The Get Down returns and picks up with the kids becoming local stars but no fame comes without a price. Which, for most of them, is a lack of freedom or access to the ones they care about the most. Thus leaving room for others to make their moves in.
Episode Focus: It’s Not The Dream, It’s The Pursuit (Mylene, Zeke, and Shaolin Fantastic)
Mylene has become a hit and while she may not be touring the states, she is getting on TV and replacing such acts like Misty Halloway. But with this fame and her dreams comes the dreams others trying to get their moment. Ramon sees his daughter’s fame as an opportunity to get validation from other churches and Marrakesh is banking heavily on her so they also are trying to take control. This lack of autonomy is messing with Mylene’s mind and making Zeke’s unavailability at times hard.
Though Zeke got his own thing going. His internship is going well and Mr. Gunns may provide him a pathway to Yale. On top of that, The Get Down Brothers are starting to make money. Granted, it is only $20 a show but considering the lack of opportunity in the Bronx, and they don’t got to sell drugs, it is better than nothing right? [note]Wrong! for Ra, Dizzee, and Boo-Boo feel like they are being underpaid considering how packed the house is. Thus causing some friction between the DJ and his M.C.s[/note]
But for Shaolin Fantastic, the drug game is the name of the game. DJ’ing maybe the dream, but dealing is his life. So with Cadillac’s right-hand man being head of a new club, and Shaolin in charge of the music and drug distribution, that is his focus. For Shaolin is no longer a foot soldier but, in Zeke’s words, on his way to being a general in Fat Annie’s army. Thus making it, like with Zeke, a duality which neither seem to be able to keep going forever. So, eventually, one side has to be chosen.
With the opportunity Zeke is getting thanks to Mr. Gunns, that ladies and gentlemen is the rare thing you don’t see a lot in urban communities. A real, non-sports pathway, of getting yourself out of the hood. Something not often provided to Black and Brown folk even if they can code-switch and be as unthreatening as Zeke. [note]I mean, for god’s sakes, Mr. Gunns leaves his daughter with Zeke, in an empty room, after hours – in 1978. If that doesn’t tell you how much Zeke isn’t taken as a threat to corporate America, I don’t know what to tell you.[/note] Plus, if I recall right, while Zeke is smart, he isn’t in the running for valedictorian. Really pushing the idea that he is more so an exception than a possibility and I’d argue nothing has really changed depending on where you come from.
That aside, I feel the need to continuously praise the way this show handles his relationship to Mylene. In the first season, his love for her showed us a sensitive and romantic Black boy. One who, even when rejected, wasn’t downplaying his feelings or ready to curse her name. Instead, he actually let the emotions go through him and made something out of them. Much less, he remained her friend.
Thus making their growing distance a bit heartbreaking. Especially since Zeke’s future is masked to the point that while we know he is going to be okay, everyone else is a question mark. So with there only being a few episodes left, and no news on whether Netflix may make another heavy investment in the show, it makes for a nail-biting experience.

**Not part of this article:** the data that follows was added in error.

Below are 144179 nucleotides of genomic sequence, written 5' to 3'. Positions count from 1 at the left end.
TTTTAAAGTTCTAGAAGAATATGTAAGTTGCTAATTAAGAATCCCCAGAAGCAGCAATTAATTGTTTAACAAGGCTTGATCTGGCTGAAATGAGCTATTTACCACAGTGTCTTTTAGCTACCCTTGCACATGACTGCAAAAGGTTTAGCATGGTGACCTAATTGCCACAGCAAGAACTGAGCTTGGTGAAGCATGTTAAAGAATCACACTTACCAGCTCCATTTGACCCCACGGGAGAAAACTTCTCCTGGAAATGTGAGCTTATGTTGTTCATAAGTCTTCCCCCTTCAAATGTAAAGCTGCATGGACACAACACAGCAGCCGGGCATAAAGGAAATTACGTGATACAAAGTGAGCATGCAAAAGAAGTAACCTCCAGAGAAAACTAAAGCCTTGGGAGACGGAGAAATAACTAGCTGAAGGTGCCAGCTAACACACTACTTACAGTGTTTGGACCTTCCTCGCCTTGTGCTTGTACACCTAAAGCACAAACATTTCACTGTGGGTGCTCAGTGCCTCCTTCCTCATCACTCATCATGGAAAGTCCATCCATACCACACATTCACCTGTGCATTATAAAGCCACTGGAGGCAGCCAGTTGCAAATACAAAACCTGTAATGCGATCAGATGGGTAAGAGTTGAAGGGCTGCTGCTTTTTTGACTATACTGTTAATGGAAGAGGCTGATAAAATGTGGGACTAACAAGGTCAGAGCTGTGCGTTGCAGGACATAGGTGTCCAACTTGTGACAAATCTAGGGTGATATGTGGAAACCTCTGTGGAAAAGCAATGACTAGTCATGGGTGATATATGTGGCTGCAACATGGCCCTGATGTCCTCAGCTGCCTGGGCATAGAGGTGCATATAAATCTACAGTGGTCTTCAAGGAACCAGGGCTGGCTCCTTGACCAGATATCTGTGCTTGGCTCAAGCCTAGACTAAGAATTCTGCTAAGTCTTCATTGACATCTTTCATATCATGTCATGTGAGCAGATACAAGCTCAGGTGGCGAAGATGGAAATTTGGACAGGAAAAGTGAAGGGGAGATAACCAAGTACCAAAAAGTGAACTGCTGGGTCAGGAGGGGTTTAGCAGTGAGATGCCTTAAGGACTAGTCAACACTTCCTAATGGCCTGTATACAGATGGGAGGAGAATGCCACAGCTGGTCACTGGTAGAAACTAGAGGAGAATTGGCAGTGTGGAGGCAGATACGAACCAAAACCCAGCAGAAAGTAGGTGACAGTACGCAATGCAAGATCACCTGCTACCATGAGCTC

Subplot 1: Waiting in the Rafters (Claudia [Julia Garner] and Dizzee)
In episode 6 it was clear Claudia wasn’t going to just show up for one episode and disappear. Especially with her being attached to Mr. Gunns and what Zeke seeks to get out of him. Yet, you’d never expect the two to kiss and thus Zeke would cheat on Mylene with her.
But it seems Zeke may not be the only one having romance issues. Thanks to Dizzee, Thor is in jail and while he cares about what is happening to him, sending him comic book panels and what not, he also has a drug habit he is dating. Also, we see him, willingly, have this girl straddle him so who knows if Thor may just end up someone Dizzee experimented with and not much more. Either way, he is still the adorable weirdo he has always been.
Though I’ve never been someone that into the portrayal of interracial romance, I kind of want to see Zeke and Claudia together. For their relationship doesn’t seem like it will turn out like White Girl. I can imagine them learning about each other’s cultures, having real conversations, and truly growing with one another. All the while, there not being this fetishism about dating a white girl or a Black man. Something, I feel, is too ingrained in most interracial relationships on TV and movies, thus making them uncomfortable.
With that said, I wonder what is going to be done with Dizzee? Him being revealed as bi was a highlight of the first part of the season and I’d hate for that to be wasted. Especially since not only is seeing a bi character rare but a Black one? I don’t think it is stated enough how important the representation is. Making me hope his storyline doesn’t just become another case of a Black boy addicted to drugs. One who wasted all his potential.